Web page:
One of the reasons we feel so tied to our calendars is that without them we might fly off into the playtime sunset never to work another minute in our lives. And then where would we be? (Presumably having a great time, but back to reality . . . ). So what if we were to schedule playtime as well as work time? It´s not a totally original idea. You´ve heard things like "schedule time with your spouse the way you might schedule time with your dentist"?¦" Personally, that doesn´t sound very appealing to me and I like my dentist, but you get the idea.
If you´re always working and leave little time for play or idleness, you lose perspective. Work becomes all-consuming, an addiction. As managers, we have a responsibility to help our employees create some semblance of balance (of course I don´t really believe we have balance or can ever truly get there-too many unreliable factors). If people are always working at the very highest velocity 100 percent of the time then someone, at some point, is going to crash.
One of things we can do to help our people manage their time more effectively is do some deep research. We need to know on an hour-by-hour basis what people are spending their time doing. Now, if you were to ask people about that, well, you might not get the most reliable assessment. Let´s say you don´t have a policy in place (yet) detailing when (if ever) employees can snoop around on the Internet for nothing in particular. You´re not likely to have an employee tell you that he or she was really frustrated by a particular wild goose chase on eBay. So what to do?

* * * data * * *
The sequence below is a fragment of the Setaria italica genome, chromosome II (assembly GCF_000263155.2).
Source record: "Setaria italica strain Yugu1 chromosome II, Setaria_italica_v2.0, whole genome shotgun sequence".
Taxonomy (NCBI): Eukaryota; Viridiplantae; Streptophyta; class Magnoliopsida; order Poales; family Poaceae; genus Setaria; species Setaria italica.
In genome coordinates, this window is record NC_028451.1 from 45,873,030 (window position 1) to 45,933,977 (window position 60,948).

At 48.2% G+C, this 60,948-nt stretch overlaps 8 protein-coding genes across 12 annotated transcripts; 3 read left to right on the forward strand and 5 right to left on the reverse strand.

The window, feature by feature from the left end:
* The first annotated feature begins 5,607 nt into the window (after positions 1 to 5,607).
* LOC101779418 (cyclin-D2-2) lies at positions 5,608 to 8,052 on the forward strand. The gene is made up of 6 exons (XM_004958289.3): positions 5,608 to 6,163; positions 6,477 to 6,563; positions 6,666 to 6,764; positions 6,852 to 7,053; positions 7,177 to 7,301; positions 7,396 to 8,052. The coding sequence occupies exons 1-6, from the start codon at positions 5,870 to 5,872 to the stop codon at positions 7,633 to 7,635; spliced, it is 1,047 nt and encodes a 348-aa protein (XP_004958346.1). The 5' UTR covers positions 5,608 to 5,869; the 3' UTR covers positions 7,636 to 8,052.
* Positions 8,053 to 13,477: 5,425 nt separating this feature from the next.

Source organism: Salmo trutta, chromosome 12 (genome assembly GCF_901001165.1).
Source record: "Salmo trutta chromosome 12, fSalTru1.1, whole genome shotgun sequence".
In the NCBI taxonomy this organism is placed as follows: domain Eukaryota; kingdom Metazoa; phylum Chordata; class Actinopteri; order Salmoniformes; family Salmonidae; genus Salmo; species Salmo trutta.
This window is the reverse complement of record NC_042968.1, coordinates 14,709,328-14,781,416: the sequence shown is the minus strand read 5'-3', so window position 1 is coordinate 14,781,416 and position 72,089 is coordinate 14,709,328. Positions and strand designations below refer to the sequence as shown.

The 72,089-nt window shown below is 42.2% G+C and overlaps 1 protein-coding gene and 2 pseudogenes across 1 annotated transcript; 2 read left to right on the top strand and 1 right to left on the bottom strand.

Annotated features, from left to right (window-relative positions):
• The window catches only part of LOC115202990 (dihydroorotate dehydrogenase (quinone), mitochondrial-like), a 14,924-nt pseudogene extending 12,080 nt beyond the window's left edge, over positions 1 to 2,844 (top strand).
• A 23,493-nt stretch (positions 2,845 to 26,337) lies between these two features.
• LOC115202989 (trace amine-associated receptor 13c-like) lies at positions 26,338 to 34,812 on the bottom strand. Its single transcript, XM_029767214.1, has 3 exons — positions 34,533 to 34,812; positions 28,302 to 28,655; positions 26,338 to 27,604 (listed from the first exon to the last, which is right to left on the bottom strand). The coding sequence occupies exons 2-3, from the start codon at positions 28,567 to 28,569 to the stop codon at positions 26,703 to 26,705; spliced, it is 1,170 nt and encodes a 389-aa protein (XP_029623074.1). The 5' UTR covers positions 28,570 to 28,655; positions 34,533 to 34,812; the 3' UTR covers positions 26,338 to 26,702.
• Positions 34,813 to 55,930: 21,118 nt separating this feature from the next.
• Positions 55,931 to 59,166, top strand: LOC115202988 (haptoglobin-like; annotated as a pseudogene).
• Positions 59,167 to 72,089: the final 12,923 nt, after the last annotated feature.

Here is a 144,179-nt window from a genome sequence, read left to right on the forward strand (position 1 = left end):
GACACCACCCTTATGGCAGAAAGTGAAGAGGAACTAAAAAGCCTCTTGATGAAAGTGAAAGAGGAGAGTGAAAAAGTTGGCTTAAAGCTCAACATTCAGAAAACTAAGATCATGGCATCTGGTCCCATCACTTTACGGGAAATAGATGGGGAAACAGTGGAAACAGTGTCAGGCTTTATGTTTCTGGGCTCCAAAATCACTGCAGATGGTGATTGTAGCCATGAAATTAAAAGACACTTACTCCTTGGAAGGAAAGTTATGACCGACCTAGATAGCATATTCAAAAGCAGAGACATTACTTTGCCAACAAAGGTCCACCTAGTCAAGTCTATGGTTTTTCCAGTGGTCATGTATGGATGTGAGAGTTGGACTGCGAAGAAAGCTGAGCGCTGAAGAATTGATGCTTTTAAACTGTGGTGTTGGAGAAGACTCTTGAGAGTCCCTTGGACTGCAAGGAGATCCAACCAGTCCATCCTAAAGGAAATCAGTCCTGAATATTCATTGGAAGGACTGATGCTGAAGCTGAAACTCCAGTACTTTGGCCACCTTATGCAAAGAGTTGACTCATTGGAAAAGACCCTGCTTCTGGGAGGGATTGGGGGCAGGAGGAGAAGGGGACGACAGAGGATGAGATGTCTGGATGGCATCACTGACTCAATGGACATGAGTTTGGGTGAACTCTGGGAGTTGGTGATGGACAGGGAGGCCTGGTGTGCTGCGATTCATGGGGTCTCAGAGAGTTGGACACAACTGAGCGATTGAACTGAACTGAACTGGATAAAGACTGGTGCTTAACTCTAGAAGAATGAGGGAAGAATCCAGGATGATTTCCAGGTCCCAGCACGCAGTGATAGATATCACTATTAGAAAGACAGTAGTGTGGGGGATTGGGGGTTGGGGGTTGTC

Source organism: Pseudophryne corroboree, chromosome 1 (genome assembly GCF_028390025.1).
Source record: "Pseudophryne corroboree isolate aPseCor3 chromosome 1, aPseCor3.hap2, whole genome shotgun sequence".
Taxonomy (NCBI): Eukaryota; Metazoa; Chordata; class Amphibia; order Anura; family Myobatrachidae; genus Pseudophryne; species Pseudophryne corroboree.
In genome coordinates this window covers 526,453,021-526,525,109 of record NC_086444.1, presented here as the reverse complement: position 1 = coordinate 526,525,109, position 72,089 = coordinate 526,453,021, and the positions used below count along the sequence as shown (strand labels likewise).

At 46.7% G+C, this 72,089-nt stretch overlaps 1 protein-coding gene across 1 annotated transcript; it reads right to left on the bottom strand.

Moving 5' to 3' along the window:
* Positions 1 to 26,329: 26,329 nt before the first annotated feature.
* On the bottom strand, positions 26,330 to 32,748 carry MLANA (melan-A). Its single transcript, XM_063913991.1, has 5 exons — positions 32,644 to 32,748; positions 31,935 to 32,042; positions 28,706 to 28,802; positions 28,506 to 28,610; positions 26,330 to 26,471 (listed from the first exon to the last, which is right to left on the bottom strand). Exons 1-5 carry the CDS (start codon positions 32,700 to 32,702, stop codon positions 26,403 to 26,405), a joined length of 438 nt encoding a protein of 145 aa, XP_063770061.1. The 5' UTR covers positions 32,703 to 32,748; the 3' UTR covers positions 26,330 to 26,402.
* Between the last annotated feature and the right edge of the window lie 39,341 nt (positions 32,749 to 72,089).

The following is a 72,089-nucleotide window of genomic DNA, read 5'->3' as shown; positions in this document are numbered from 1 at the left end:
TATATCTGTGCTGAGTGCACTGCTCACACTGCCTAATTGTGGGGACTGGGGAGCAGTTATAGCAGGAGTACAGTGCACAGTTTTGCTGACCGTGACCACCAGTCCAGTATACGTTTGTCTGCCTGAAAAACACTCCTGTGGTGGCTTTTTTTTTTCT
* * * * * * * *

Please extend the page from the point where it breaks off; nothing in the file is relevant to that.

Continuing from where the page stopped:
You could create a survey that employees could fill out anonymously. Or start with a simple exercise. For instance, ask your staff to list the top 20 things they do in their jobs and then prioritize the items in order of what they like to do the most. You might discover that you have the wrong people doing the wrong jobs or at least tasks and you could make some switches. In any case, you´ll be finding out how people are spending their time and you might be able to make some important adjustments. Sometimes, even after a huge organizational change, employees continue to do things the old way. Plus, they even continue doing tasks that have presumably either disappeared from the company to-do list or at the very least have been moved to another person or department.
If you´re not satisfied with the way people are managing time, then you need to dig deep to determine where time is flying. Just because time doesn´t stand still doesn´t mean you can´t define it.